Tree rings pinpoint eruption of Icelandic volcano to half a century before human settlement


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An international group of researchers has dated a large volcanic eruption in Iceland to within a few months. The eruption, which is the oldest volcanic eruption to be precisely dated at high northern latitudes, occurred shortly before the first permanent human settlements were established, when parts of the now mostly treeless island were still covered with forest.

Tree rings pinpoint eruption of Icelandic volcano to half a century before human settlement
Drumbabót forest in Iceland [Credit: Ulf Büntgen]

The team, which included volcanologists, climatologists, geographers and historians among others, used a combination of scientific and historical evidence to pinpoint the eruption date of the Katla volcano between late 822 CE and early 823 CE, decades before the earliest settlers arrived. Their results are reported in the journal Geology.

In a similar way to how fossils can be used to understand the development and evolution of life on Earth, different types of environmental evidence can be used to understand what the Earth’s climate was like in the past and why. The ‘fingerprints’ contained in tree rings and ice cores help scientists to estimate past climatic conditions and extend our understanding of the interaction between humans and the environment hundreds and thousands of years back in time.

“In our work, we’re trying to reconstruct past natural temperature and precipitation variability from tree rings – trying to reveal when it was cold and wet or warm and dry for instance,” said Professor Ulf Büntgen of Cambridge’s Department of Geography, the paper’s lead author. “We’re also interested in detecting and understanding key drivers of the Earth’s climate dynamics and their possible linkages with changes in human history.”

Tree rings pinpoint eruption of Icelandic volcano to half a century before human settlement
Drumbabót forest in Iceland [Credit: Ulf Büntgen]

Currently, Iceland is for the most part treeless. However, before the first permanent settlers arrived in the late 9th century, it was most likely covered by extensive woodland. Early settlers harvested most of the trees they found on the island to establish an agricultural-based society, and the trees never recovered.

In 2003, a spring flood of the Thverá River exposed hundreds of birch trees which had been buried for centuries beneath layers of volcanic sediment. The so-called Drumbabót forest is the best-preserved prehistoric forest in Iceland, and had been buried by an eruption of the nearby Katla volcano, Iceland’s most active volcanic system.

Volcanic eruptions are often responsible for an abrupt period of cooling, but only with a precise date of eruption can researchers definitively account for the variability in climate. Büntgen, who uses the information locked within tree rings to reconstruct past climate conditions, used the trees exposed by the 2003 flood to pinpoint when this particular eruption took place.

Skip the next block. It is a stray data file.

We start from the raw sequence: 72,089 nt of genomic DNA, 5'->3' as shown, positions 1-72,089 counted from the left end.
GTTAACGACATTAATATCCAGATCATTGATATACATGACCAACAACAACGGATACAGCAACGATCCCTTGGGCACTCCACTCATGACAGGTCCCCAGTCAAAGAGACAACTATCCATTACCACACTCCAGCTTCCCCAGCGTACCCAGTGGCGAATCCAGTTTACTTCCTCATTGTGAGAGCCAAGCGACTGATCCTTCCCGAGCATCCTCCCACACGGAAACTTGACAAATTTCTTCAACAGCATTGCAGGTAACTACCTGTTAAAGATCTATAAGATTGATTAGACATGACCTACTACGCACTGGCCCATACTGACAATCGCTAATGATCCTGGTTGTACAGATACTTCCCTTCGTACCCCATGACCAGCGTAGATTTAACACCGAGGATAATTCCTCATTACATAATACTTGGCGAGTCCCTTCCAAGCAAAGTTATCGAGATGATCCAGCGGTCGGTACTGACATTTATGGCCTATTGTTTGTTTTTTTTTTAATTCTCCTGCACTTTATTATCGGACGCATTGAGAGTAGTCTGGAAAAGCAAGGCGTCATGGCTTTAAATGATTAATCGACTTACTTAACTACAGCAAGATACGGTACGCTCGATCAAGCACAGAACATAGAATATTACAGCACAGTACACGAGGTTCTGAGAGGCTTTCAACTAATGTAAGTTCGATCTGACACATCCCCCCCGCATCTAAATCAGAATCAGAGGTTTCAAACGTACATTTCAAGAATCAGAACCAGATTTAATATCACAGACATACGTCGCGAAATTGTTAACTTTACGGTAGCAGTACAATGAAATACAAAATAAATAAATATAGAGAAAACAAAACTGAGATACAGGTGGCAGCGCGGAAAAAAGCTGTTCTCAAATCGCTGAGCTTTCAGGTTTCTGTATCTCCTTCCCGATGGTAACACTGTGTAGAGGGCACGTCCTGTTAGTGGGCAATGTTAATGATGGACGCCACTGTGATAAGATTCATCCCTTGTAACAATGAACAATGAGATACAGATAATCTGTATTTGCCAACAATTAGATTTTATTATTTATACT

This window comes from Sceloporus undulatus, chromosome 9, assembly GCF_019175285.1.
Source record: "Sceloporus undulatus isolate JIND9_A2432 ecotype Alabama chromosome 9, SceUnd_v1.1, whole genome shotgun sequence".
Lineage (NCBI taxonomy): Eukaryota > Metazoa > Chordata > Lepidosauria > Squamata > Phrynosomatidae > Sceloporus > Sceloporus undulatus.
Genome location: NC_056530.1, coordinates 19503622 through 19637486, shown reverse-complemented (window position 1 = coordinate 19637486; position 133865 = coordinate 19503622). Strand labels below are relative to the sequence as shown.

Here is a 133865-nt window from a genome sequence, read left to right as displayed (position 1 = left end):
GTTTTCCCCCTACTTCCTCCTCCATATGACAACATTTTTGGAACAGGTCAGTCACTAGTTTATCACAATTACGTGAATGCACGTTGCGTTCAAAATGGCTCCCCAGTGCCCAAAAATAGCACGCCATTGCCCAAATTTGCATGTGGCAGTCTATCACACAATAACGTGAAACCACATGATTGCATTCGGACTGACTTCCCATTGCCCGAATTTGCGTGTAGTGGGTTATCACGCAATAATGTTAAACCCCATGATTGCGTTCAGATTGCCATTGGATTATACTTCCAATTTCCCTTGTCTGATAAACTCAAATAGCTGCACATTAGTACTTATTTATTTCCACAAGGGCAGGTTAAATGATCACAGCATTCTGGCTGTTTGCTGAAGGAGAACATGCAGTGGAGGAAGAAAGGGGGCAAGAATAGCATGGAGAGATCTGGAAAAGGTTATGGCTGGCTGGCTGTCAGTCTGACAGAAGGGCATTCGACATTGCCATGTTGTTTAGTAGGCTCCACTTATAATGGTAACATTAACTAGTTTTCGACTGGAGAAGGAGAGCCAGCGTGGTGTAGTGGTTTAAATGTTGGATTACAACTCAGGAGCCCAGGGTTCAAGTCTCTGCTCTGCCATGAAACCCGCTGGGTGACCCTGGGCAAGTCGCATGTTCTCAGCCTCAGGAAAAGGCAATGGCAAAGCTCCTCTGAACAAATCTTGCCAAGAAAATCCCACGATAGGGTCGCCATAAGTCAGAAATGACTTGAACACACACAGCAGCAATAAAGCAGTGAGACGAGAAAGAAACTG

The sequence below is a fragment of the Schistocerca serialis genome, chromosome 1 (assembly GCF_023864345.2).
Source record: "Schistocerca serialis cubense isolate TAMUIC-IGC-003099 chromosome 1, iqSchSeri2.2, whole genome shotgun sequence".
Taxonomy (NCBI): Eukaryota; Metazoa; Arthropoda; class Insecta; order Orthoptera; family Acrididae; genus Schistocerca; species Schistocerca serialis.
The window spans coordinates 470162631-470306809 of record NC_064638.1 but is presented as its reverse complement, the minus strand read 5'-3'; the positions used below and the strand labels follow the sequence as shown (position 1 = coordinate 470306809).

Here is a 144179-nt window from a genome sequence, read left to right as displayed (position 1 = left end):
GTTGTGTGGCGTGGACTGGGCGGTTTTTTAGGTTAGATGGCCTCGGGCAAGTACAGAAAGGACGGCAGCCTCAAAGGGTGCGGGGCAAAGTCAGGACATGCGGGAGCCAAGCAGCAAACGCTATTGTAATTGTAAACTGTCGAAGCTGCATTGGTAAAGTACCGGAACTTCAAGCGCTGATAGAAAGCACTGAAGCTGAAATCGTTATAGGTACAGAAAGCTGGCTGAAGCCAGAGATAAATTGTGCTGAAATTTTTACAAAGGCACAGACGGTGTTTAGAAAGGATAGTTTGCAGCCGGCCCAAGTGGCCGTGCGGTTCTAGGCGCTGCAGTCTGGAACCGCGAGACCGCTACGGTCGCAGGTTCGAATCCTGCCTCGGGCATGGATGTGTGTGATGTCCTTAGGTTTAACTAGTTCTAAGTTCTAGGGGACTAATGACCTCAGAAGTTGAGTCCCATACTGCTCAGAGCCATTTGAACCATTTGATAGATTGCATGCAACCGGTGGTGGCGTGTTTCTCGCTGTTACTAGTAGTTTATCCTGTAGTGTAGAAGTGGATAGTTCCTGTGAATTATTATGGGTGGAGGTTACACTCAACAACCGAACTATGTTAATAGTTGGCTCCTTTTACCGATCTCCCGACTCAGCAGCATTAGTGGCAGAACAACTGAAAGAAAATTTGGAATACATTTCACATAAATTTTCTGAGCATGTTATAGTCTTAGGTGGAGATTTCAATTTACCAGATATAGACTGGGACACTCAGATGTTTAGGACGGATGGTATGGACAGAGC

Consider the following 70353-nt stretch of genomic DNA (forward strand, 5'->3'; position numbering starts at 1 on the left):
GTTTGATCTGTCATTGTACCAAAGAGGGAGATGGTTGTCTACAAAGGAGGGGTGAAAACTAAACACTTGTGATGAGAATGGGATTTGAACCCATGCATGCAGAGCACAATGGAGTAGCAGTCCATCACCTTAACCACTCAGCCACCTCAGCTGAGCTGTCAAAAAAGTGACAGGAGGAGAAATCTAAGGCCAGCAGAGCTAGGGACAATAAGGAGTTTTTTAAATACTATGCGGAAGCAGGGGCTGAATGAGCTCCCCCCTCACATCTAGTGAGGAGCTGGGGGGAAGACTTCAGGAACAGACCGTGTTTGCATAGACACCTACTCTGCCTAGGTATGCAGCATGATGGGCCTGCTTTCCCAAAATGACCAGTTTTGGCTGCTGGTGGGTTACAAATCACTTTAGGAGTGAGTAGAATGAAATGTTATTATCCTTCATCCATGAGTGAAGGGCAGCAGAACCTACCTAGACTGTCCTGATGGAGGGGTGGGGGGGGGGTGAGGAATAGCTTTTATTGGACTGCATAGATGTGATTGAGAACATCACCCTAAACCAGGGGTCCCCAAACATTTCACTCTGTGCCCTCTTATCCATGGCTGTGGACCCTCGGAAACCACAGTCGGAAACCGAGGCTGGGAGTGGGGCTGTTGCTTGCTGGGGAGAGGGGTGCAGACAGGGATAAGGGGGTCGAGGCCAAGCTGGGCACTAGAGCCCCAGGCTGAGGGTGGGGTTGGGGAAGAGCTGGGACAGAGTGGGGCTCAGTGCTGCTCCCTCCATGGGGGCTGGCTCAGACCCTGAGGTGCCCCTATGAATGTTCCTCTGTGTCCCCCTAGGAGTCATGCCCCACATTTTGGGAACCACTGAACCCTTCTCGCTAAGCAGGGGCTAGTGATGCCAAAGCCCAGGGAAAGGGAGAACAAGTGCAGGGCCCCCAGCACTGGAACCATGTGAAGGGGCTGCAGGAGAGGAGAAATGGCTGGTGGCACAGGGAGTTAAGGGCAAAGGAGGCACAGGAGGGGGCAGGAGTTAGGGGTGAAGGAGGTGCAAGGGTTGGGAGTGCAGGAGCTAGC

Tree rings pinpoint eruption of Icelandic volcano to half a century before human settlement
Drumbabót forest in Iceland [Credit: Ulf Büntgen]

The team behind the current work have previously confirmed that in 775 CE, a large solar flare caused a spike in radiocarbon levels in the Earth’s atmosphere, which would be stored in the wood of trees that were alive at the time. By measuring the radiocarbon levels in one of the Drumbabót trees, Büntgen and his colleagues were able to pinpoint the year 775 in the tree rings, and measure outward to the bark to count the number of years to the Katla eruption, when the tree died. The outermost tree ring had completely formed and a new one had not yet started, meaning that the eruption occurred after autumn 822 and before spring 823, before the next year’s growth had begun. Iceland was not settled until around 870, so this particular forest was destroyed almost half a century before humans arrived.

The unique tree ring results were then linked with those of co-authors Professors Christine Lane and Clive Oppenheimer, also from Cambridge’s Department of Geography. Lane and Oppenheimer used independent lines of ash (tephra) and ice core evidence to detect fingerprints of the Katla eruption.

In addition to the scientific results, the team also involved historians who analysed written documentary evidence from Europe and Asia, and found that there was a severe cold spell consistent with the timing of the reconstructed Katla eruption.

“It was a happy coincidence that we were able to use all these different archives and techniques to date this eruption,” said Büntgen. “Data and methods we are using are constantly getting better, and by building more links with the humanities, we can see the real effects volcanoes have on human society.”

Source: University of Cambridge [June 30, 2017]



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